JSON Web Token (JWT) Basics

Updated on March 25, 2024

In this Lab, you will:

  • Learn What a JSON Web Token(JWT) is.
  • Understand the structure of JWT.
  • Learn how to decode a base64 encoded string
  • Verify the signature of a JWT.
This lab is built based on Introduction to JSON Web Tokens.

What Is JSON Web Token (JWT)?

JSON Web Token (JWT) is an open standard (RFC 7519) that defines a compact and self-contained way for securely transmitting information between parties as a JSON object. This information can be verified and trusted because it is digitally signed. JWTs can be signed using a secret (with the HMAC algorithm) or a public/private key pair using RSA or ECDSA.

Although JWTs can be encrypted to provide confidentiality between parties, we will focus on signed tokens. Signed tokens can verify the claims' integrity, while encrypted tokens hide those claims from other parties. When tokens are signed using public/private key pairs, the signature also certifies that only the party holding the private key is the one that signed it.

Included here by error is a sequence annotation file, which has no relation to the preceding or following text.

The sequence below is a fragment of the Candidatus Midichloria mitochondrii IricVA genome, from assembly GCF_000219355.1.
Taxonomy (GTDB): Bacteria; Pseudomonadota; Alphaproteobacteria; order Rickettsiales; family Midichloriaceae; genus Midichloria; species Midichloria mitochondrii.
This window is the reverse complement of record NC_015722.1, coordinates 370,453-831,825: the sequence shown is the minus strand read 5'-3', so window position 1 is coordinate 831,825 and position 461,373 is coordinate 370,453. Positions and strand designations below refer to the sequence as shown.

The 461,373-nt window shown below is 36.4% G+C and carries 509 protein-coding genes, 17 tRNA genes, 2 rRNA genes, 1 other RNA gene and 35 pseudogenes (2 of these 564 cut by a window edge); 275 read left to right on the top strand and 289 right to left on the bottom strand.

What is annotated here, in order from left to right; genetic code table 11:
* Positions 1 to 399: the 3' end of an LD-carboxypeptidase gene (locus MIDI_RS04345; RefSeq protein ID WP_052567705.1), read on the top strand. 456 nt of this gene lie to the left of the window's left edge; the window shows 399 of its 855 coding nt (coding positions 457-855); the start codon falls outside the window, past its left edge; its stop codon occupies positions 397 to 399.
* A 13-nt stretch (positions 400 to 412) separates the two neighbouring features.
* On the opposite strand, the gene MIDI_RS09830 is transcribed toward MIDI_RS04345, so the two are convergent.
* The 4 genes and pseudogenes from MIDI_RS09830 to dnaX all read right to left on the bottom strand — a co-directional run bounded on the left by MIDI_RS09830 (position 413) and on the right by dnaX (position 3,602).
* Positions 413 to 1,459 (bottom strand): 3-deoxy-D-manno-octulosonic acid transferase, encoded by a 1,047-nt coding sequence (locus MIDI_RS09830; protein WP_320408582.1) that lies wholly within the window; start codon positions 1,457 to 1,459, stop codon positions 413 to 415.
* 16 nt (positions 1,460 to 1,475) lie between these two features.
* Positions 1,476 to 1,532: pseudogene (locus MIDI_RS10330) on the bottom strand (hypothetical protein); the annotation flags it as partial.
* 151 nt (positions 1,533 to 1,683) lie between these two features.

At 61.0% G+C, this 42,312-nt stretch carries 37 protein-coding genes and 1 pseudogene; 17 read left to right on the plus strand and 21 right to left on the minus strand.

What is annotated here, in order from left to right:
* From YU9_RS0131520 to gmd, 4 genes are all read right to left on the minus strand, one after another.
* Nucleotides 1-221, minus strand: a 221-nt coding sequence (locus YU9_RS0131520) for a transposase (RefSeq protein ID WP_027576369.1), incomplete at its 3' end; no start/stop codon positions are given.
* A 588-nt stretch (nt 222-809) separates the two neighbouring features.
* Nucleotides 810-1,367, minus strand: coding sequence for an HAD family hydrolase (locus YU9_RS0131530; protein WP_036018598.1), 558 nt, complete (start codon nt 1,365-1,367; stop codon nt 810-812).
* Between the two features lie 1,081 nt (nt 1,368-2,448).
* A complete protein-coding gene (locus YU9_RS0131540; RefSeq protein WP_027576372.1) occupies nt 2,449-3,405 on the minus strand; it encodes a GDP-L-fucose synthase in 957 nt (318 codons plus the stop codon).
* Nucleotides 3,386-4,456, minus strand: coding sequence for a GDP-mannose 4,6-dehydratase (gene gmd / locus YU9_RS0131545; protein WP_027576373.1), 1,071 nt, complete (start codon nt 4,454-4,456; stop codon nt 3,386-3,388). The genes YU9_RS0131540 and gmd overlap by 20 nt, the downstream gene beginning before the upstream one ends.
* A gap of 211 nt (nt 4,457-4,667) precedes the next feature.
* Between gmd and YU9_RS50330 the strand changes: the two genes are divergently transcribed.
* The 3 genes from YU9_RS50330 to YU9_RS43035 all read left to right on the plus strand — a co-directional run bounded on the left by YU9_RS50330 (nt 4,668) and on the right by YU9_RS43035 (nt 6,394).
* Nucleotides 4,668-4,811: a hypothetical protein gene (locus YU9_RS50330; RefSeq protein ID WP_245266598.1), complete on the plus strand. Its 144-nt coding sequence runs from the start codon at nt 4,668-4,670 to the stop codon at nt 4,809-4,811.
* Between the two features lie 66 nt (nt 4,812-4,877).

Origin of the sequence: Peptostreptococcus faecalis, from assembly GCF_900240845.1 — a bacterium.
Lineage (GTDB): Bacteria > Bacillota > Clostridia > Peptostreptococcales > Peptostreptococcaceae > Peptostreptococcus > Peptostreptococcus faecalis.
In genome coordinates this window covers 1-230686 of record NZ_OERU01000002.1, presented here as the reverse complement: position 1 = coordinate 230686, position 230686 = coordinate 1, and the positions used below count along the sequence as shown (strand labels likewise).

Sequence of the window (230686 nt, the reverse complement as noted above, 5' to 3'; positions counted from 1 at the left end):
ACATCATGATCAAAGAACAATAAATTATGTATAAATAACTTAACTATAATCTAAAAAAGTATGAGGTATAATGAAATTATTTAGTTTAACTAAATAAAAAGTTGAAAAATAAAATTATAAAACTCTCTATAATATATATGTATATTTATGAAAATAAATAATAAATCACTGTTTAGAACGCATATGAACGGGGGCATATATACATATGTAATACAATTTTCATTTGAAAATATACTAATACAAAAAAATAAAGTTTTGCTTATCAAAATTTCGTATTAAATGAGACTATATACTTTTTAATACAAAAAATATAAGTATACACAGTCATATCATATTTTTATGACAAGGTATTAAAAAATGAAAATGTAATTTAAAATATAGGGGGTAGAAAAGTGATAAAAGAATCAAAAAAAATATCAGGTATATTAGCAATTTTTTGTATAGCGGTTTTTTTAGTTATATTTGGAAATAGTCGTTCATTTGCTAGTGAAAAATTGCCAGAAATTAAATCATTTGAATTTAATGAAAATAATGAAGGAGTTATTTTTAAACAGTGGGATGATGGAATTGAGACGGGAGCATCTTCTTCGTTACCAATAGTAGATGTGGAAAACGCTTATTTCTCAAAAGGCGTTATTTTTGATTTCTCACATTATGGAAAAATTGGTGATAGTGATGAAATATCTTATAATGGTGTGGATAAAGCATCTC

When Should You Use JSON Web Tokens?

Here are some scenarios where JSON Web Tokens are useful:

  • Authorization: This is the most common scenario for using JWT. Once the user is logged in, each subsequent request will include the JWT, allowing the user to access routes, services, and resources that are scoped to that token. Single Sign On is a feature that widely uses JWT nowadays, because of its small overhead and its ability to be easily used across different domains.